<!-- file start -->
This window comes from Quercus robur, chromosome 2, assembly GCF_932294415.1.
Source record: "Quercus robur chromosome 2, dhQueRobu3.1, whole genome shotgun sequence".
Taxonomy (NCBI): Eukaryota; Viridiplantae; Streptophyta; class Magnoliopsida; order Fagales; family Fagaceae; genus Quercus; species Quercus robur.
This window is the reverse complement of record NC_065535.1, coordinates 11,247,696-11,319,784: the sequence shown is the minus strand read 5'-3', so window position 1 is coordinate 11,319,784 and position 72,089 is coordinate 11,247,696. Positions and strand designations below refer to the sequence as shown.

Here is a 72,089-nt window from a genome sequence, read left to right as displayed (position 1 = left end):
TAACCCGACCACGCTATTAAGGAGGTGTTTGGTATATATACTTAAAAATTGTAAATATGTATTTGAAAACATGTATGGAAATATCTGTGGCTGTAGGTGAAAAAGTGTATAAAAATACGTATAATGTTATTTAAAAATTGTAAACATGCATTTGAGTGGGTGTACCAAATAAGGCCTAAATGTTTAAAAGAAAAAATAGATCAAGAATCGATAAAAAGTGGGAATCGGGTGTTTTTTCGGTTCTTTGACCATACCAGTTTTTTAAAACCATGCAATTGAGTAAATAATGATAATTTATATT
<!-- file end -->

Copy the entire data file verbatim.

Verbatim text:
This window comes from Quercus robur, chromosome 2, assembly GCF_932294415.1.
Source record: "Quercus robur chromosome 2, dhQueRobu3.1, whole genome shotgun sequence".
Taxonomy (NCBI): Eukaryota; Viridiplantae; Streptophyta; class Magnoliopsida; order Fagales; family Fagaceae; genus Quercus; species Quercus robur.
This window is the reverse complement of record NC_065535.1, coordinates 11,247,696-11,319,784: the sequence shown is the minus strand read 5'-3', so window position 1 is coordinate 11,319,784 and position 72,089 is coordinate 11,247,696. Positions and strand designations below refer to the sequence as shown.

Here is a 72,089-nt window from a genome sequence, read left to right as displayed (position 1 = left end):
TAACCCGACCACGCTATTAAGGAGGTGTTTGGTATATATACTTAAAAATTGTAAATATGTATTTGAAAACATGTATGGAAATATCTGTGGCTGTAGGTGAAAAAGTGTATAAAAATACGTATAATGTTATTTAAAAATTGTAAACATGCATTTGAGTGGGTGTACCAAATAAGGCCTAAATGTTTAAAAGAAAAAATAGATCAAGAATCGATAAAAAGTGGGAATCGGGTGTTTTTTCGGTTCTTTGACCATACCAGTTTTTTAAAACCATGCAATTGAGTAAATAATGATAATTTATATT